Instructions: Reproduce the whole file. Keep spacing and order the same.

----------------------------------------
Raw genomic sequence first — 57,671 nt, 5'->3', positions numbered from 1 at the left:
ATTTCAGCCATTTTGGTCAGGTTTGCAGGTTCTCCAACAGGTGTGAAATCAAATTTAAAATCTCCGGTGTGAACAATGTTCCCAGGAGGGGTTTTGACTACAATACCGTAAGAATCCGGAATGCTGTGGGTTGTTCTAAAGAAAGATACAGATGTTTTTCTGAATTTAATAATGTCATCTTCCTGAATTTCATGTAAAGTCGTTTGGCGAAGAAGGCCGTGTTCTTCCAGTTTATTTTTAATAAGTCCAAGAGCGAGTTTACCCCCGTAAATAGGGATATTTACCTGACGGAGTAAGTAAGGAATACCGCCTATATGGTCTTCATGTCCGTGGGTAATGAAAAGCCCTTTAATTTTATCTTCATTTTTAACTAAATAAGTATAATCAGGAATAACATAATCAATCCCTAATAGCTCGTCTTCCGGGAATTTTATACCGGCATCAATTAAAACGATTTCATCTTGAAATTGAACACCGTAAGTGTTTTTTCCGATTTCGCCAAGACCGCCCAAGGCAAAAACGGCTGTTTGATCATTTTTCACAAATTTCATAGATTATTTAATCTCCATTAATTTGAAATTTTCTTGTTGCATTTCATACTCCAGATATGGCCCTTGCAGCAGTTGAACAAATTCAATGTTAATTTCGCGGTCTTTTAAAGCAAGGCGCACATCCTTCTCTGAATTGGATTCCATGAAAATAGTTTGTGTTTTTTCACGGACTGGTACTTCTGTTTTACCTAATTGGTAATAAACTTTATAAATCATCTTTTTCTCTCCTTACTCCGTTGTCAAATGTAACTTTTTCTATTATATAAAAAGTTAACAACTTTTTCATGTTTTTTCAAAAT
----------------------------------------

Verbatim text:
Raw genomic sequence first — 57,671 nt, 5'->3', positions numbered from 1 at the left:
ATTTCAGCCATTTTGGTCAGGTTTGCAGGTTCTCCAACAGGTGTGAAATCAAATTTAAAATCTCCGGTGTGAACAATGTTCCCAGGAGGGGTTTTGACTACAATACCGTAAGAATCCGGAATGCTGTGGGTTGTTCTAAAGAAAGATACAGATGTTTTTCTGAATTTAATAATGTCATCTTCCTGAATTTCATGTAAAGTCGTTTGGCGAAGAAGGCCGTGTTCTTCCAGTTTATTTTTAATAAGTCCAAGAGCGAGTTTACCCCCGTAAATAGGGATATTTACCTGACGGAGTAAGTAAGGAATACCGCCTATATGGTCTTCATGTCCGTGGGTAATGAAAAGCCCTTTAATTTTATCTTCATTTTTAACTAAATAAGTATAATCAGGAATAACATAATCAATCCCTAATAGCTCGTCTTCCGGGAATTTTATACCGGCATCAATTAAAACGATTTCATCTTGAAATTGAACACCGTAAGTGTTTTTTCCGATTTCGCCAAGACCGCCCAAGGCAAAAACGGCTGTTTGATCATTTTTCACAAATTTCATAGATTATTTAATCTCCATTAATTTGAAATTTTCTTGTTGCATTTCATACTCCAGATATGGCCCTTGCAGCAGTTGAACAAATTCAATGTTAATTTCGCGGTCTTTTAAAGCAAGGCGCACATCCTTCTCTGAATTGGATTCCATGAAAATAGTTTGTGTTTTTTCACGGACTGGTACTTCTGTTTTACCTAATTGGTAATAAACTTTATAAATCATCTTTTTCTCTCCTTACTCCGTTGTCAAATGTAACTTTTTCTATTATATAAAAAGTTAACAACTTTTTCATGTTTTTTCAAAAT